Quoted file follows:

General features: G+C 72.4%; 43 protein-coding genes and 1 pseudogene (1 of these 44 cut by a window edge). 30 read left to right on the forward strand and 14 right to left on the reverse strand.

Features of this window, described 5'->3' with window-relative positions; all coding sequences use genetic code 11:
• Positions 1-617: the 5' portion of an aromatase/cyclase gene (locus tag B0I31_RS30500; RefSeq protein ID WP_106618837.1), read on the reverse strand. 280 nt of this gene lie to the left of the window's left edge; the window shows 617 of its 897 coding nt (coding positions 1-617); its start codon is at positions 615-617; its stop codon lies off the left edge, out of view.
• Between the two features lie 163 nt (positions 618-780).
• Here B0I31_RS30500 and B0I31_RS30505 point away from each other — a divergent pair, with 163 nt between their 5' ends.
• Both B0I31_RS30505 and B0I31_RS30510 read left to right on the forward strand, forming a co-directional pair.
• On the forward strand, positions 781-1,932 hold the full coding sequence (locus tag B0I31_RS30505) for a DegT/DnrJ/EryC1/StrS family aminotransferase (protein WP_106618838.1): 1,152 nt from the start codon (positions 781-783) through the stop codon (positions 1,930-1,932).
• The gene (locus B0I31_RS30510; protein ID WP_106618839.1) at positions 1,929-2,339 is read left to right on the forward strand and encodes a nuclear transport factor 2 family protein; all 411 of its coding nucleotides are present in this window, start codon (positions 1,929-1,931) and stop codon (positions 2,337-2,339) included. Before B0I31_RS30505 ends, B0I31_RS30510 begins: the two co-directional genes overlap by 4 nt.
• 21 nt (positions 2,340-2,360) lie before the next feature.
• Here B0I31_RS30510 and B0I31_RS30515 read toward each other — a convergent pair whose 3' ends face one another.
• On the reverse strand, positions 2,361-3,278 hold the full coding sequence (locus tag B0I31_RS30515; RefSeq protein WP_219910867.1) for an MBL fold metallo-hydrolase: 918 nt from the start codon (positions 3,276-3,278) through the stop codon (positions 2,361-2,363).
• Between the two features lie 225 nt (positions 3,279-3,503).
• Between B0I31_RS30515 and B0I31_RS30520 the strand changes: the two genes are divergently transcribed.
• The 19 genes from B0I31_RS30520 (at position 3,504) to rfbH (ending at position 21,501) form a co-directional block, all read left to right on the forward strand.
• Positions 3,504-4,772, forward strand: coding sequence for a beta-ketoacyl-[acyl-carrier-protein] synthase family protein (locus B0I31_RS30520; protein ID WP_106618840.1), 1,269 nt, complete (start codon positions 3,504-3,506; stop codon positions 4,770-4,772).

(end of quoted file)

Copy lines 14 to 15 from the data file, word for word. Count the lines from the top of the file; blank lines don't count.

• The 19 genes from B0I31_RS30520 (at position 3,504) to rfbH (ending at position 21,501) form a co-directional block, all read left to right on the forward strand.
• Positions 3,504-4,772, forward strand: coding sequence for a beta-ketoacyl-[acyl-carrier-protein] synthase family protein (locus B0I31_RS30520; protein ID WP_106618840.1), 1,269 nt, complete (start codon positions 3,504-3,506; stop codon positions 4,770-4,772).